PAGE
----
By Christine Mason.
Last month I suggested that from our knowledge of how the brain works, simply “taking a vacation” does not provide all the benefits of a yoga or meditation break.
Today, I am in New Mexico on my “yoga vacation.” A group of about 1500 gather annually at summer solstice, in the mountains north of Santa Fe. We camp on the ground in a climate that reaches the 90’s during the day and can get down to the 30’s at night, where we need to guard against the dehydration that comes with altitude, a place where we need to learn to breath because of the elevation. We rise between 3 am and 6 am for a full day of our “yoga work.”
Sure, we connect with friends, but we also participate in yoga intensives. I just completed the 3rd day of yoga that went from 9 am to 7:30 pm. Hardly a retreat. Yet, I can tell you that I feel healthier, more alert, less stressed, and more connected with those on a similar path to bring about peace – a group of peace warriors who not only discuss our vision but also intentionally “toughen ourselves” to manage what life throws in our respective paths. Part of the physical challenge with this event is to prepare us for what we face in the larger world.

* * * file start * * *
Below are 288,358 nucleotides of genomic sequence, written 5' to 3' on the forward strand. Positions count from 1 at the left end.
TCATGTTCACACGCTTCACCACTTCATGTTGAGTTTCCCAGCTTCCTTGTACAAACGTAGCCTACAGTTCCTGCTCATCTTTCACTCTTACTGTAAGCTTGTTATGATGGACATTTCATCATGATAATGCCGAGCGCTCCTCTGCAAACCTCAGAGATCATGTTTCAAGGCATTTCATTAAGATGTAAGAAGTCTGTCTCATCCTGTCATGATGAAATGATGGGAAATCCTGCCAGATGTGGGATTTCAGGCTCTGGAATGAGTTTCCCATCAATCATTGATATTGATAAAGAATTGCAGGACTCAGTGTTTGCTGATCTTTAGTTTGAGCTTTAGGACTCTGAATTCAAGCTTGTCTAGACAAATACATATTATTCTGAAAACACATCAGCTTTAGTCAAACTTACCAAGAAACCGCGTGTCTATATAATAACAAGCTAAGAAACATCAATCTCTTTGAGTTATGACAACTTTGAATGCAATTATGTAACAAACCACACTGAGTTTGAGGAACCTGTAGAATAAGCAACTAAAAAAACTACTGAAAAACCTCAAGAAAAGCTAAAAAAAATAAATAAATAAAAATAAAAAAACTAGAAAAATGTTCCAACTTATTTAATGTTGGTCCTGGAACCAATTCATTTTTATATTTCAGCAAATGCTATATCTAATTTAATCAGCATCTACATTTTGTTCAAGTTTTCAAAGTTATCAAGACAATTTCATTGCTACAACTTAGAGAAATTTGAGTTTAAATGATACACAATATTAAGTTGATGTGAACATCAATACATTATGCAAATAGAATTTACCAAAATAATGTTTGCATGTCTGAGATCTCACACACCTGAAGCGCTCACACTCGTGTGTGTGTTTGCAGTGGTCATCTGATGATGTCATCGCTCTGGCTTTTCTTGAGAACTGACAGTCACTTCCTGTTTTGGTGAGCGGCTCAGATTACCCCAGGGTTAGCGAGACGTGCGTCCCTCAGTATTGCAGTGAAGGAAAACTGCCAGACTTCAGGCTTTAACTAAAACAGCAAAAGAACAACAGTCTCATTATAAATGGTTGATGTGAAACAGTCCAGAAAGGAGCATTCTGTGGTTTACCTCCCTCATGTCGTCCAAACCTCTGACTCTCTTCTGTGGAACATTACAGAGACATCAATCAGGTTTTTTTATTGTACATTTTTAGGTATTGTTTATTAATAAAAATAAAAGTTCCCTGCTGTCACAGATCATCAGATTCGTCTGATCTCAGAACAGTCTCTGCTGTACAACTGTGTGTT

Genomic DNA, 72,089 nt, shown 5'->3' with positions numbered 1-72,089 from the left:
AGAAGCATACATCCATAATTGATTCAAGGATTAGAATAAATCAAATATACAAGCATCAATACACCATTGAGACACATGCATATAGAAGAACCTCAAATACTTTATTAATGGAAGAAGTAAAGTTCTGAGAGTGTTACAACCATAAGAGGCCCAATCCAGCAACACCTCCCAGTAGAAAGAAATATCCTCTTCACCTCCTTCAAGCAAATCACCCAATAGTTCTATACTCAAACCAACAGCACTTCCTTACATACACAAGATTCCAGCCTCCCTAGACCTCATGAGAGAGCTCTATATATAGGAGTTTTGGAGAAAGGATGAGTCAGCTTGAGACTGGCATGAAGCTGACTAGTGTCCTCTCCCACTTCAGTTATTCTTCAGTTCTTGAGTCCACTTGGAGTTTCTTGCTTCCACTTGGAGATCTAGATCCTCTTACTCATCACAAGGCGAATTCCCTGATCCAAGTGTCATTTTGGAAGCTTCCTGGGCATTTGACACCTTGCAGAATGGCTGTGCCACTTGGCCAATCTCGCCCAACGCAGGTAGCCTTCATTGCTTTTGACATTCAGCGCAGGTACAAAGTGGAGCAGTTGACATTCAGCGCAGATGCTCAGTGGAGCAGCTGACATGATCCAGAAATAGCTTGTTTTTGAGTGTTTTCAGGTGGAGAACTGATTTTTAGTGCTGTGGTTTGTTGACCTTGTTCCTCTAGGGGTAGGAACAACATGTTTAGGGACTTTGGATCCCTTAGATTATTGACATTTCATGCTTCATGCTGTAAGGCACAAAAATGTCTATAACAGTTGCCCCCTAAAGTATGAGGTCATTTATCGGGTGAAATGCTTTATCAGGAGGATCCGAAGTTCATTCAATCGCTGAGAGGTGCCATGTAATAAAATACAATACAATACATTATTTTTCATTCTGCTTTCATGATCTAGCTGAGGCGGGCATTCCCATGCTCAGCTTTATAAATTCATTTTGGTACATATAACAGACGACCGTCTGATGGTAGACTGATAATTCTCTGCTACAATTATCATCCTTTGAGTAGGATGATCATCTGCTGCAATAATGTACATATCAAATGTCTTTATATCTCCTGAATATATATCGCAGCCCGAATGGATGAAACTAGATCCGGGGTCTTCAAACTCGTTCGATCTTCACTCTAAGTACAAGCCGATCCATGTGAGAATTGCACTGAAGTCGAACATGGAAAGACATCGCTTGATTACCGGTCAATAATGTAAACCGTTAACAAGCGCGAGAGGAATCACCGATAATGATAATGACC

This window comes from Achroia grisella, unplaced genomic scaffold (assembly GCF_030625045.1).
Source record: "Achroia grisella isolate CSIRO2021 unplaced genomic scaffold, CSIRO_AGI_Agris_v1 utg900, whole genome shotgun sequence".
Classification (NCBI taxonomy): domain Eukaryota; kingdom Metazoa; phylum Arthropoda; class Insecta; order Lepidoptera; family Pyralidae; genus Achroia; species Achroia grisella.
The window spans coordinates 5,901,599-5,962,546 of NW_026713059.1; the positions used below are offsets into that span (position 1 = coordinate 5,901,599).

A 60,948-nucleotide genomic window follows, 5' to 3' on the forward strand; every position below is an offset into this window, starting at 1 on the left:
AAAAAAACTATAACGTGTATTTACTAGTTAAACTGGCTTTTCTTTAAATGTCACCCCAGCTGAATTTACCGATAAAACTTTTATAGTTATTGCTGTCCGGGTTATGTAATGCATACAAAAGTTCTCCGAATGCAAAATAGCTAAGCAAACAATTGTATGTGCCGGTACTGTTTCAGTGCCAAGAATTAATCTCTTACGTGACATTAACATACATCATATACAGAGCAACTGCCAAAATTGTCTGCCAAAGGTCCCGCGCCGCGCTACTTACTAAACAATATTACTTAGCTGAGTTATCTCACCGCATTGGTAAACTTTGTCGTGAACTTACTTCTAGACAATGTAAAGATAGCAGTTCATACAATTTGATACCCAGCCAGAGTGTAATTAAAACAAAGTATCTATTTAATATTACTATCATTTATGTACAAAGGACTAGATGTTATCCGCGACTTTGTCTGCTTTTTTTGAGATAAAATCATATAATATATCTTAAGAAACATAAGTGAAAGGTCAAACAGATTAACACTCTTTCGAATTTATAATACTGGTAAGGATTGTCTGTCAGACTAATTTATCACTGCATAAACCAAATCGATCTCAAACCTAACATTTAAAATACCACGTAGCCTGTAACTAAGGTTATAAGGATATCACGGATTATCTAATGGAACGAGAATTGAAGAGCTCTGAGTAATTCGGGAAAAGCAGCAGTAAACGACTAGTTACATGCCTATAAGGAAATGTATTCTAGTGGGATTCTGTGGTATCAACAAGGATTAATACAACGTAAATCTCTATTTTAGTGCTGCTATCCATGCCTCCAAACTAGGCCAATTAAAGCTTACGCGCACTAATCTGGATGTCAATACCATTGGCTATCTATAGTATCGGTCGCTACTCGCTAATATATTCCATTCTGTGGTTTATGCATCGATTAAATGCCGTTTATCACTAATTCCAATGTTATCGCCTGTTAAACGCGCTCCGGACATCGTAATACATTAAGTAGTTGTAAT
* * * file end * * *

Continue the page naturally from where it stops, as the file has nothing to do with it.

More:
Hardly a vacation. Yet at the end many of us soak in mineral spas, dine in gourmet restaurants, and spend a couple of days recovering—a reward for undertaking yoga with the harsh physical conditions we lived with for the previous week.
So my message: Yes, you can go on vacations. You will probably be a better educator and more prepared to be of service to others because you have taken time to relax. I love to travel and know that seeing new sights, visiting historic monuments, eating different cuisines, and simply being in vacation mode is wonderful. Certainly, you can return from a vacation less stressed and more prepared to handle your work routine. But, we all know that not all vacations are equally relaxing – consider the packing, unpacking, the schedules, expense, weather, the things that sometimes go wrong. Depending on your state of mind, these events can be considered as minor annoyances or major upsets.
However, not all yoga requires the major challenges that I choose to encounter on an annual basis. You can simply take your yoga mat to a local yoga center, or practice from your mat in a corner of a room. It is a vacation you can take daily without going a mile. From your mat, take a few deep breaths, stretch, and then engage in your own yoga challenge geared to your own skill level: improving a posture, lengthening your spine, and deepening your concentration. Then for the crème de la crème, sit in meditation—a simple 40 minute “daily vacation.” More and more research is supporting the impact of yoga and meditation on brains and bodies: yoga improves the flow of blood to brain, enhances glandular functions, and increases activity in the prefrontal cortex of the brain.
So breathe deeply, smile, and have a great vacation.